I MADE my debut as a speaker on the main stage of my party’s conference this week to talk about our public services.
Along with my ministerial colleagues, the Health Secretary Matt Hancock and Work and Pensions Secretary Therese Coffey, we talked about the importance of delivering real, measurable improvements in the frontline services we all use and value.
In my role as Chief Secretary to the Treasury I have a key responsibility to ensure effective delivery for the taxpayers’ money – efficiency and value for money in public service is how it’s described in my job description.
That’s more important than ever as the Government embarks on an ambitious programme of investment in the NHS, the police, our Armed Forces and our schools amounting to £13.8bn next year.
But a point I made to the audience in Manchester on Monday was that this investment in our public services should never be calculated solely in pounds. The measure that really matters is the impact on people’s lives.
As an example of effective public spending and policy, I spoke about the phonics revolution in our schools. Reform of the way we teach reading and writing in primary schools has improved standards and benefited disadvantaged children the most.
This principle was uppermost in my mind and my Treasury colleagues, who include neighbouring Middlesbrough South and East Cleveland MP Simon Clarke, as we set about the recent Spending Round.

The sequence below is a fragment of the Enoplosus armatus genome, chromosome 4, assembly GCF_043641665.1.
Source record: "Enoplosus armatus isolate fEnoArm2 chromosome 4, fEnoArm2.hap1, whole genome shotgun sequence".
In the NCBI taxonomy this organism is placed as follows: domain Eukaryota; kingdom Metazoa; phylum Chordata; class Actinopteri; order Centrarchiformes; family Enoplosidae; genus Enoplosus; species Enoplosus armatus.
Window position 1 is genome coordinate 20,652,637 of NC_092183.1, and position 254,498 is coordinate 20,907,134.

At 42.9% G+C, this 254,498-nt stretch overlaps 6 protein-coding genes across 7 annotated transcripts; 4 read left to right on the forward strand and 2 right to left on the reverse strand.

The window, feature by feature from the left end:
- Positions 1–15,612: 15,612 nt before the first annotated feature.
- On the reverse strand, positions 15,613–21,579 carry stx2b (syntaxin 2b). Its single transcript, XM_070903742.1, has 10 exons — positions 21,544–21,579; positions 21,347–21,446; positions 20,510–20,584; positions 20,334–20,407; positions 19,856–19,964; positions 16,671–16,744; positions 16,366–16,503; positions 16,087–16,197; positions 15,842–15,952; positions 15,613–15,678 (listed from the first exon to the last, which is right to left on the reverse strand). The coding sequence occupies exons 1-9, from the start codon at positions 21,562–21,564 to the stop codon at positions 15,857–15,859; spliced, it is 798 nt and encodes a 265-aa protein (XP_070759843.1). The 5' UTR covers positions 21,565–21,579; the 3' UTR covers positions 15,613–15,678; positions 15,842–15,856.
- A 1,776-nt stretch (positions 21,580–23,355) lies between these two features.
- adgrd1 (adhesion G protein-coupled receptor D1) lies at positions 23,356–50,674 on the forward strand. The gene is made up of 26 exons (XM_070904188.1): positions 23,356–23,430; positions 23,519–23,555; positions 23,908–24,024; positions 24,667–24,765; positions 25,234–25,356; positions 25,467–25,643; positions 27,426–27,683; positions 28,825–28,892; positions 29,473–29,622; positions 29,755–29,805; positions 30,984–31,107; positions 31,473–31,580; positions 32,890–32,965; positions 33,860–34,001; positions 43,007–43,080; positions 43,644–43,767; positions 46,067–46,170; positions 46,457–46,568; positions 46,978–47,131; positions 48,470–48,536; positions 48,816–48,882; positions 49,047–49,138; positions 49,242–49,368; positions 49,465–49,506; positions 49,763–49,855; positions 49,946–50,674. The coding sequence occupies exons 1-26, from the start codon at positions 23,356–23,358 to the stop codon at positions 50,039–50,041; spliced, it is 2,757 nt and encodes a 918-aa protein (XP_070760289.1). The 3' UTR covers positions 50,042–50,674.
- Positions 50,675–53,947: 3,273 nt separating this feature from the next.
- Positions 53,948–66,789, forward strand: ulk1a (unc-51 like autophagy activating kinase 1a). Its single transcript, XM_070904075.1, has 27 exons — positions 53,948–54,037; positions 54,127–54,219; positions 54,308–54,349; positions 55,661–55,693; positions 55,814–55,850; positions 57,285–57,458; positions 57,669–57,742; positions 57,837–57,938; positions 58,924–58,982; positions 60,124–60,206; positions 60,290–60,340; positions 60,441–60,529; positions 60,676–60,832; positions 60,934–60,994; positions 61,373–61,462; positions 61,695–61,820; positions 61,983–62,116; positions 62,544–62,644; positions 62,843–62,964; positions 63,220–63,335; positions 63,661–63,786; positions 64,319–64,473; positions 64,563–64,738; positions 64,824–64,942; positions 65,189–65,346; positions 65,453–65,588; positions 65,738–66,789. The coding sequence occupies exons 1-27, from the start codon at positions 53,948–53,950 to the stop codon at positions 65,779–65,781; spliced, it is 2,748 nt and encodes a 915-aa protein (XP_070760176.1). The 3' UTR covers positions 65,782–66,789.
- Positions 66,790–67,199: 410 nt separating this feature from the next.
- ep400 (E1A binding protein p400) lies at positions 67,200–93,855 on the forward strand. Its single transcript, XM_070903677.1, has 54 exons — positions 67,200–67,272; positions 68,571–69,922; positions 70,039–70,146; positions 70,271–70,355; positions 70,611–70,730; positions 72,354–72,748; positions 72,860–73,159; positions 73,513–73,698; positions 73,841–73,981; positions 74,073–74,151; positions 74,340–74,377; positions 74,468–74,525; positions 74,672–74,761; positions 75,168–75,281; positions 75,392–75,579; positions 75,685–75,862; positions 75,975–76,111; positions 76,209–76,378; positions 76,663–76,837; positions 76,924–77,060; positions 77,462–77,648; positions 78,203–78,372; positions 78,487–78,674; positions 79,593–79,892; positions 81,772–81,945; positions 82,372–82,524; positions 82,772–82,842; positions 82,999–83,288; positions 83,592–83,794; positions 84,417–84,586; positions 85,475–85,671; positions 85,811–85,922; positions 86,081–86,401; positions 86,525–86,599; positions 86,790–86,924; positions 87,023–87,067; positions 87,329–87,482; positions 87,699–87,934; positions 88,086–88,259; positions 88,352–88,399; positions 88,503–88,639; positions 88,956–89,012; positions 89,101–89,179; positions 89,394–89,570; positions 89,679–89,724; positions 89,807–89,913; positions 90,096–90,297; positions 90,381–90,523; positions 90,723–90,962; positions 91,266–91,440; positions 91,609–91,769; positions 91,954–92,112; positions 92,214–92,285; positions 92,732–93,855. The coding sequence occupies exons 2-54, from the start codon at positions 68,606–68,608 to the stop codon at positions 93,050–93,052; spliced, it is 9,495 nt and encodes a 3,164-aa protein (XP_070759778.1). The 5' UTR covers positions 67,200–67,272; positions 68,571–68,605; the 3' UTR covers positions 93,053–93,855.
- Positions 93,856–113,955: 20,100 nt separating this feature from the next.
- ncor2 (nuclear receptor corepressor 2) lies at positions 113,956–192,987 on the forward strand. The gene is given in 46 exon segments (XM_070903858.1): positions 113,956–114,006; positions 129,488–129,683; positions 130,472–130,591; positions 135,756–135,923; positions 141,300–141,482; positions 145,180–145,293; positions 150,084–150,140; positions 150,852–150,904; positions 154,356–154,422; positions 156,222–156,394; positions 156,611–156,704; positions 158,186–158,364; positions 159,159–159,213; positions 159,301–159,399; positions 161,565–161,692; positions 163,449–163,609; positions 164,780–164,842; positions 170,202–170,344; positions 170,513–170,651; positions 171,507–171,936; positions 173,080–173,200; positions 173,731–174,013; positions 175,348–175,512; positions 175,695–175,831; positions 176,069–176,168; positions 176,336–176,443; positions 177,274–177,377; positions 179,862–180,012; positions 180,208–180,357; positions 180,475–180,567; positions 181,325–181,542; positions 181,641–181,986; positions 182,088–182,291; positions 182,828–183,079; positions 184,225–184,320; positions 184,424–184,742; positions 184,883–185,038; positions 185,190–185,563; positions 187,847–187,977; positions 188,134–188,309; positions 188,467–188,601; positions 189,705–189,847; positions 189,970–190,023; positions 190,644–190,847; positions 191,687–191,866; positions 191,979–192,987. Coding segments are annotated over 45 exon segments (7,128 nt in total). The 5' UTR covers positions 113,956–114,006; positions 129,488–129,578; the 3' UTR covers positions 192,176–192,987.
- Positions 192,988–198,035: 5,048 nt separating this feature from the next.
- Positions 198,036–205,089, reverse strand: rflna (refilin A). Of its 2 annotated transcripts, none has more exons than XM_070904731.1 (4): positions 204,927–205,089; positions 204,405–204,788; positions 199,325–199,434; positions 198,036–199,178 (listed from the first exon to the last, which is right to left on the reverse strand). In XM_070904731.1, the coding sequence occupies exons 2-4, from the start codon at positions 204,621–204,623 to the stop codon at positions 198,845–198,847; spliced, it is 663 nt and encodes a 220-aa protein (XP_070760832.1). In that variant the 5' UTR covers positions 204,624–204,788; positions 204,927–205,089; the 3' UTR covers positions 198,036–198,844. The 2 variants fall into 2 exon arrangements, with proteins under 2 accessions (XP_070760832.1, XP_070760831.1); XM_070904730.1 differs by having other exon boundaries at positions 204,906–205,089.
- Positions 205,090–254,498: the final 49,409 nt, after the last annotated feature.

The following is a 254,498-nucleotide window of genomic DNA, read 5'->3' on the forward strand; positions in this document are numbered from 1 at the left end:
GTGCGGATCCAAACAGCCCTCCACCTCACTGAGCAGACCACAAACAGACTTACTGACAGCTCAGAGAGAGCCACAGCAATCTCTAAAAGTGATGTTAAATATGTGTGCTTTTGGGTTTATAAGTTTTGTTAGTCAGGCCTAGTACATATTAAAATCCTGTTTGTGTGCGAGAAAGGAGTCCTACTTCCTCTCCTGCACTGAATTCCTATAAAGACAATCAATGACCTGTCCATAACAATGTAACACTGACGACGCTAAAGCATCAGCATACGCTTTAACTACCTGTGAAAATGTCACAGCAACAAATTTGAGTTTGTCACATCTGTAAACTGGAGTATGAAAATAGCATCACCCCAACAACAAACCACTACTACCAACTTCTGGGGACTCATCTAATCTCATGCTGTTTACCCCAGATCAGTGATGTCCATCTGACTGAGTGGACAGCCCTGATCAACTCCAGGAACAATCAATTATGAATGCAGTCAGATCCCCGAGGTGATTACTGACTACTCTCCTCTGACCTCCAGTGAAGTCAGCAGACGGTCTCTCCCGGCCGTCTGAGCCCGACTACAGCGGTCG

This set out the budgets for every Government department next year and what has been agreed is the fastest planned increase in day-to-day departmental spending for 15 years.
This spending covers things like schools and hospitals’ running costs, and public sector pay. It will now grow by 4.1 per cent above inflation in 2020-21 compared to the previous year. That is a significant real-terms increase. For the first time since 2002, no government department will see a cut to its day-to-day budget.
While this was an announcement relating to next year’s spending, a multi-year settlement will follow in 2020 which will reinforce the Government’s commitment to sustainably invest in our public services.
In my conference speech I also made the point that this welcome injection of resources has only been possible because of the hard work of the last nine years, to bring the deficit down so that we need to borrow much less to cover the Government’s day-to-day spending.
Back in 2010 we were borrowing £150bn a year – that’s the highest level in our peacetime history and 10 per cent of the UK’s wealth in terms of goods and services – just to pay the nation’s credit card bill. That’s money that should have been spent on the services the most vulnerable in our society need and not on interest payments
That is now down to just over one per cent and this dramatic reduction in borrowing has enabled us to fund the increases outlined in the Spending Round.
In Manchester I paid tribute to the work of previous chancellors and chief secretaries. Some difficult decisions had to be made but they are bearing fruit for the UK now.
This is a sustainable increase in public spending which does not undo the hard work of the last decade and will deliver the improvements in our public services we all desire.